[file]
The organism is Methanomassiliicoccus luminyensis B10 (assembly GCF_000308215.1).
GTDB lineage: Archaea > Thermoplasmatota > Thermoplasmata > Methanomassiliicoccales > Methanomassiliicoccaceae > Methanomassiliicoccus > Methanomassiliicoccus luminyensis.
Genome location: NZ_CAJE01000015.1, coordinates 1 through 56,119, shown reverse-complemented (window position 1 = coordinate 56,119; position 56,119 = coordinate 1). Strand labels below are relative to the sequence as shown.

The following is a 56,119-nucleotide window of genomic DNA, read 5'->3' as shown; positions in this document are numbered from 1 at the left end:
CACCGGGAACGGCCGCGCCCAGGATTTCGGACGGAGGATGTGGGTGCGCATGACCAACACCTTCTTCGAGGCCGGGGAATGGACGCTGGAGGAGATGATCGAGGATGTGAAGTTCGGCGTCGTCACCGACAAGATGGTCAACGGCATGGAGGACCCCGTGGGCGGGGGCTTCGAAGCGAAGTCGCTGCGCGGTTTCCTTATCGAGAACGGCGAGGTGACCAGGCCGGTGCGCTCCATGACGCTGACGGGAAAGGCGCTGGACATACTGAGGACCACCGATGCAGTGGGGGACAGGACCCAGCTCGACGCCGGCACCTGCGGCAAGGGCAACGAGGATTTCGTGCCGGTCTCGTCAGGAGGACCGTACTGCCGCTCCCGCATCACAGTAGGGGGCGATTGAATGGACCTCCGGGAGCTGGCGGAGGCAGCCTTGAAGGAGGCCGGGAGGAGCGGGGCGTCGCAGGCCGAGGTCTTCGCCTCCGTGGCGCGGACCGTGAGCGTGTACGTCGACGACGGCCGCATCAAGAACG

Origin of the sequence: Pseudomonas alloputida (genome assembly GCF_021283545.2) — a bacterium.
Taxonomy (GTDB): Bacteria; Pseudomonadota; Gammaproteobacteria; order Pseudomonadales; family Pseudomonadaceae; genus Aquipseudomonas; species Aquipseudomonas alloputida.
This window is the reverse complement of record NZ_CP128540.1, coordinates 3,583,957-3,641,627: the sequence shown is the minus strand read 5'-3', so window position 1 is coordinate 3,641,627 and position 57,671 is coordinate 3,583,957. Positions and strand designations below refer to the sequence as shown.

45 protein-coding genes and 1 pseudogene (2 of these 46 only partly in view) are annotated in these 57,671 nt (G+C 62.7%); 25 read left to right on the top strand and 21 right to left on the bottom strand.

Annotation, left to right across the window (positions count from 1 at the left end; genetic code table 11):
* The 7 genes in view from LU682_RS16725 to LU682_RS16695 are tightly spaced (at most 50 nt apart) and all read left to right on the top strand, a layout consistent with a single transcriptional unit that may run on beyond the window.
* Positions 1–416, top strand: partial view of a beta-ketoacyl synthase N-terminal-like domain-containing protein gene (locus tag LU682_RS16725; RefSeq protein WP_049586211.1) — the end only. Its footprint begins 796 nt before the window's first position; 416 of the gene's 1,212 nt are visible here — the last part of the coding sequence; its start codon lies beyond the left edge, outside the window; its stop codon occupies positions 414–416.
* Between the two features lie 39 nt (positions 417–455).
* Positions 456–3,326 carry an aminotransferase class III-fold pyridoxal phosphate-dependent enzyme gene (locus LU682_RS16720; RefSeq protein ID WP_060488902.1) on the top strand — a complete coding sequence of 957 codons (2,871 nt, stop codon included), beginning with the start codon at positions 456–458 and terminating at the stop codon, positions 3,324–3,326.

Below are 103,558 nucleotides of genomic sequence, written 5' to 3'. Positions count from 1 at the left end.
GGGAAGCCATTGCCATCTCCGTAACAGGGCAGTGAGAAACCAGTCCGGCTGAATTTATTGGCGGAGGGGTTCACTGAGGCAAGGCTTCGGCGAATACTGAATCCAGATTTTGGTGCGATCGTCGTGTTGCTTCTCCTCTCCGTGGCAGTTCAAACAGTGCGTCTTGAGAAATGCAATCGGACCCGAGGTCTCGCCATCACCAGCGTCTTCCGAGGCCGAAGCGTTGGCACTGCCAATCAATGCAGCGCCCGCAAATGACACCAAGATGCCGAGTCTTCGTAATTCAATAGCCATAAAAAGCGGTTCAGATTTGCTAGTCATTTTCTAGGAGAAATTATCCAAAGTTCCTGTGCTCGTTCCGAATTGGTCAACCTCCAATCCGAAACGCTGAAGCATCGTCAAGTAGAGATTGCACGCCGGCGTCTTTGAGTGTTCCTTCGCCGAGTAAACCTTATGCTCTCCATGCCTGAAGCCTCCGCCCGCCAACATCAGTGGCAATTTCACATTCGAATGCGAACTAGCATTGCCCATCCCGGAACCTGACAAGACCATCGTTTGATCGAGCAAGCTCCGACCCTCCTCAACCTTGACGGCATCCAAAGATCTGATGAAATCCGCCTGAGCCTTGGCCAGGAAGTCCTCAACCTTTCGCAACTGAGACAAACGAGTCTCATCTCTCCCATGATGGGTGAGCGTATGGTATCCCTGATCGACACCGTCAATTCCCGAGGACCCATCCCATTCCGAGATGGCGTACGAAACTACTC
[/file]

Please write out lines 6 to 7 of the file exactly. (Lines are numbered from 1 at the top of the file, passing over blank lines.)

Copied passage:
Origin of the sequence: Pseudomonas alloputida (genome assembly GCF_021283545.2) — a bacterium.
Taxonomy (GTDB): Bacteria; Pseudomonadota; Gammaproteobacteria; order Pseudomonadales; family Pseudomonadaceae; genus Aquipseudomonas; species Aquipseudomonas alloputida.